Car insurance customers have a lot of ‘front’
17 March 2010 / by Rachael Stiles
British motorists are taking their car insurance providers for a ride, according to moneysupermarket.com, with one in 10 admitting to ‘fronting’ on their policy.
A quarter of people think that the process of putting a car insurance policy in someone’s name who is not the main driver is legal, but the 10 per cent of drivers who admit to doing this are breaking the law.
Parents with children who drive are the biggest culprits for fronting, and do so in an attempt to cut the cost of young drivers’ car insurance. A further one in three parents said they would consider fronting to save money, despite more than half of parents knowing that it is illegal.
More than half of all drivers are confused about fronting, with 57 per cent unaware that it is illegal – 26 per cent think that it is, while 31 per cent say they do not know one way or the other.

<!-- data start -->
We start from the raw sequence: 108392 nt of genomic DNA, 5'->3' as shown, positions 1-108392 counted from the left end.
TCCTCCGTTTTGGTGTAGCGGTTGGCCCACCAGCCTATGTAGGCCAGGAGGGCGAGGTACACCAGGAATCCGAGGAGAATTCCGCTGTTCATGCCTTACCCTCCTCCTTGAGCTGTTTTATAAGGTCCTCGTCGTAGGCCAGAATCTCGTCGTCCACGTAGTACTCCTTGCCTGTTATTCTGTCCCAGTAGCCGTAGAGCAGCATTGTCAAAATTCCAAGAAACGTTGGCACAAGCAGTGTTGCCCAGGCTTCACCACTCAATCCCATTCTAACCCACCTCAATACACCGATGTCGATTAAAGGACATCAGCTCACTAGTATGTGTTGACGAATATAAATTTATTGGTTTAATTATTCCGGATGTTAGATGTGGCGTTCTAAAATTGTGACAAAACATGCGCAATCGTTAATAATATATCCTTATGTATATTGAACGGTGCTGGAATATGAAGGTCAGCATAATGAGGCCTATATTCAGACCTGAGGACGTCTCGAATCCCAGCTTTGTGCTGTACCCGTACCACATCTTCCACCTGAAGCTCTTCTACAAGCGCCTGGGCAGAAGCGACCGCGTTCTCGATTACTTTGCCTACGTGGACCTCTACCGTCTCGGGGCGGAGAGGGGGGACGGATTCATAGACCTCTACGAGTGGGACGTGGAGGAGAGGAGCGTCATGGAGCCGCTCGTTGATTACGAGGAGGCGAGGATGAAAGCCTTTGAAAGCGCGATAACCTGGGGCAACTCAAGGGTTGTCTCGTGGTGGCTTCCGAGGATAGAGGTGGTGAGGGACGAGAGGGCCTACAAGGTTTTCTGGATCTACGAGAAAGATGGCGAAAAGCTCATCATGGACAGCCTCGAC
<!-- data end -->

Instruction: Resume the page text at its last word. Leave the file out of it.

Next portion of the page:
Steve Sweeney, head of car insurance at moneysupermarket.com said: “It is staggering to see just how many people are happy to take the risk and ‘front’ on their car insurance.”
The practice would be classed as fraud by a car insurance provider, he said, and can make it difficult to get insurance in the future, or considerably push up the cost of premiums.
“Those considering lying to their insurer to save money are playing a very risky game. A motorist claiming to be the main driver – when they are not – is a dangerous move. It may save you money in the short term on your premiums, but if caught your insurance will be invalidated and a younger driver could face court – charged with driving without insurance.”
Rather than breaking the law, moneysupermarket.com recommends some other methods of cutting the cost of car insurance, such as making sure they compare car insurance quotes, buying online, consider a mileage limit, getting an alarm fitted, and choosing a car with a smaller engine.
Young drivers’ car insurance can be pricey, but they should avoid the temptation of being added to their parents’ policy, the comparison website urges, because this delays them building up their own no claims bonus.
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